The obligation, which was triggered on January 1, 2023, first required the definition of a precise list of affected products, which Ademe, the French ecological transition agency, divided into the two macro-categories of inert waste (concrete, bricks, glass) and non-inert non-hazardous waste (metal, wood, plastics and PVC, plaster, coatings, and others). Components and materials have thus been designated as the “products” of the EPR scheme, a choice that “seems quite natural, since ecodesign starts with the product itself,” comments for Renewable Matter the communications office of Valobat, one of the four eco-organizations authorized to act as the PRO (Product Responsibility Organization) for the construction sector in France.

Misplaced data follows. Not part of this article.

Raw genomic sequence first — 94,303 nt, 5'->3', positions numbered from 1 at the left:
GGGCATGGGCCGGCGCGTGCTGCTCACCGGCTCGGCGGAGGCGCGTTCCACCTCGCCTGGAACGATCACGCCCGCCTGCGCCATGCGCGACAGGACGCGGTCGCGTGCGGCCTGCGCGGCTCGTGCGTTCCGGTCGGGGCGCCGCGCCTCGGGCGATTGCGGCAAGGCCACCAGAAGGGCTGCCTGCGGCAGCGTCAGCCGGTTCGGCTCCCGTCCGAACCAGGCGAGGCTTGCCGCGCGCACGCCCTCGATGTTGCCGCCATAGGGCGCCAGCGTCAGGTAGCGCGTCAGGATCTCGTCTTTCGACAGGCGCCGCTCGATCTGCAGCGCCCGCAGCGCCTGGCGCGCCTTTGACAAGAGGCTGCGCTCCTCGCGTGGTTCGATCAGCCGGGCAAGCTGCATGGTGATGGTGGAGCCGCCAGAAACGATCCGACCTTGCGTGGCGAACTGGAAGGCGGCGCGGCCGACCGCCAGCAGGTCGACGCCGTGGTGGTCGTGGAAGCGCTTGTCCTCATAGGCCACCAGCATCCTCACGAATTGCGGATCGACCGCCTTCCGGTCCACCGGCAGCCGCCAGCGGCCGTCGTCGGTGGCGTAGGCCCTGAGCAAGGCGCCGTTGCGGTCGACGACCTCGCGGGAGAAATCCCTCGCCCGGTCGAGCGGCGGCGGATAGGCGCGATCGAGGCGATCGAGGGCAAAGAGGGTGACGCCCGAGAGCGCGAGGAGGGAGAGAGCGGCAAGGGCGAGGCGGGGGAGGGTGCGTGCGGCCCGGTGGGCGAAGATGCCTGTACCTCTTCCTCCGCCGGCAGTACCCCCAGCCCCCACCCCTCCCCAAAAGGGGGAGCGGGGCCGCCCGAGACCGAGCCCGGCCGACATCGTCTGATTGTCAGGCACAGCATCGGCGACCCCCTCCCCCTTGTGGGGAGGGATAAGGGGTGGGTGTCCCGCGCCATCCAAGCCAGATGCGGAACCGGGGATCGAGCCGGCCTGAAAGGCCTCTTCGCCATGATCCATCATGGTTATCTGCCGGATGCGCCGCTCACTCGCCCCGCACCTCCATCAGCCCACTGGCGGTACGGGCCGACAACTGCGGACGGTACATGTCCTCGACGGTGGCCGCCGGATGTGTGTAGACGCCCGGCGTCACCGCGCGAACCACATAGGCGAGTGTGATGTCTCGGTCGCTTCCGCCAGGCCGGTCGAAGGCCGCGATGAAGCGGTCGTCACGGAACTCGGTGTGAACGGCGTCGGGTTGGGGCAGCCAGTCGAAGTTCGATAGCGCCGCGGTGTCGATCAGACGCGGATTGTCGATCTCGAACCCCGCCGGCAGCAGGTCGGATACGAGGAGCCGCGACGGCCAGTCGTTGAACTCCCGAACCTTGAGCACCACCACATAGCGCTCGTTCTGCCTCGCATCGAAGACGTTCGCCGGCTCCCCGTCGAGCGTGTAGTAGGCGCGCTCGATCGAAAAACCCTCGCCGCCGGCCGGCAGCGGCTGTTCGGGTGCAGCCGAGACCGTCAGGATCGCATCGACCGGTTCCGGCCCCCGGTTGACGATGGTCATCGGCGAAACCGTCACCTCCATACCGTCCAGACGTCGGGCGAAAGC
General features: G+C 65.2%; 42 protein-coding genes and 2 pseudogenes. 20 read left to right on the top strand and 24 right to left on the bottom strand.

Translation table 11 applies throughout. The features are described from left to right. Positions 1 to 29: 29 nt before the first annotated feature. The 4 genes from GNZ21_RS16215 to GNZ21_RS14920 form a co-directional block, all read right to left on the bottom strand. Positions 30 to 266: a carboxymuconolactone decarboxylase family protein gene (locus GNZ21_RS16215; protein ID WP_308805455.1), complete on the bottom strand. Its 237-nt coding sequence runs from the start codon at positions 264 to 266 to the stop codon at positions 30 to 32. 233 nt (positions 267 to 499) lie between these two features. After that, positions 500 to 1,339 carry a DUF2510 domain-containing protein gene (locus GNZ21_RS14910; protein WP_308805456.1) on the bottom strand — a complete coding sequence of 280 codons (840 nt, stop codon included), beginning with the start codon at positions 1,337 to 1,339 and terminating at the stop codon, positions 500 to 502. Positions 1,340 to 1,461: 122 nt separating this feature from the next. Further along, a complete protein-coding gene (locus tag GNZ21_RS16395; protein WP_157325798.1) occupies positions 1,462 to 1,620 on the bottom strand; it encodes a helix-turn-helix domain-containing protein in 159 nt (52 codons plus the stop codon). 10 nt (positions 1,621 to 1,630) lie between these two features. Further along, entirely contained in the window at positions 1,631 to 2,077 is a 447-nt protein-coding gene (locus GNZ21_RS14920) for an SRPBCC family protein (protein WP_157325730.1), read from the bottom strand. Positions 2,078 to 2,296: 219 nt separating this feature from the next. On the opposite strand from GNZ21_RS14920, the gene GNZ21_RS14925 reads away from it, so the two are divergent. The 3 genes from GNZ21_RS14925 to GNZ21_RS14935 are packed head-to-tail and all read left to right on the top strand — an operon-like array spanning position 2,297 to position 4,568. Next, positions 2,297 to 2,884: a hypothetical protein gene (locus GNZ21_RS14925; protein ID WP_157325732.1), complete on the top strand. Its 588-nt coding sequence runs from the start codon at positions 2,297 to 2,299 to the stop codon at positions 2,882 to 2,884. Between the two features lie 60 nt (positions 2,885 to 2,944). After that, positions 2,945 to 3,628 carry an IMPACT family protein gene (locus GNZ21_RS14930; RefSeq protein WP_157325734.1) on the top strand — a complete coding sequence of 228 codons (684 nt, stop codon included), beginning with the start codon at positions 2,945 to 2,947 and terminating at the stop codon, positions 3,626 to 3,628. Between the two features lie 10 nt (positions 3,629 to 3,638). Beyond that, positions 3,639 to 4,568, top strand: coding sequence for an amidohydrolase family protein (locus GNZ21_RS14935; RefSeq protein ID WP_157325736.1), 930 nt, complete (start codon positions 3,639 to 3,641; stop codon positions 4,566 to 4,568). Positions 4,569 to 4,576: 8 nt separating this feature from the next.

Formed in 2021 at the initiative of 26 construction producers and distributors, Valobat currently counts more than 4,000 member companies and is the only one of the four organizations to deal with the full range of construction and demolition waste defined by French law. As with other supply chains, producers and distributors pay (as of May 2023) an eco-contribution to the organization, which is responsible for planning the network of collection, treatment, and eventual recycling of materials. “On the collection front,” Valobat representatives explain, “voluntary eco-points are and will continue being deployed in the territory to receive waste from small construction sites and direct collection is planned at construction sites that generate a significant amount of material. The waste will then be treated to be reincorporated into industrial processes as raw material for recycling. We have identified and entered into contracts with recycling players throughout the territory, favoring closed loops wherever possible, and for each product family, tenders have been issued to supply the French and European industry with raw materials.” Finally, looking at what is the main node for implementing a truly effective EPR system, namely the uptake of recycled materials by industry, Valobat plans to implement “an ambitious action plan to support the acceleration of reuse and second life of products.”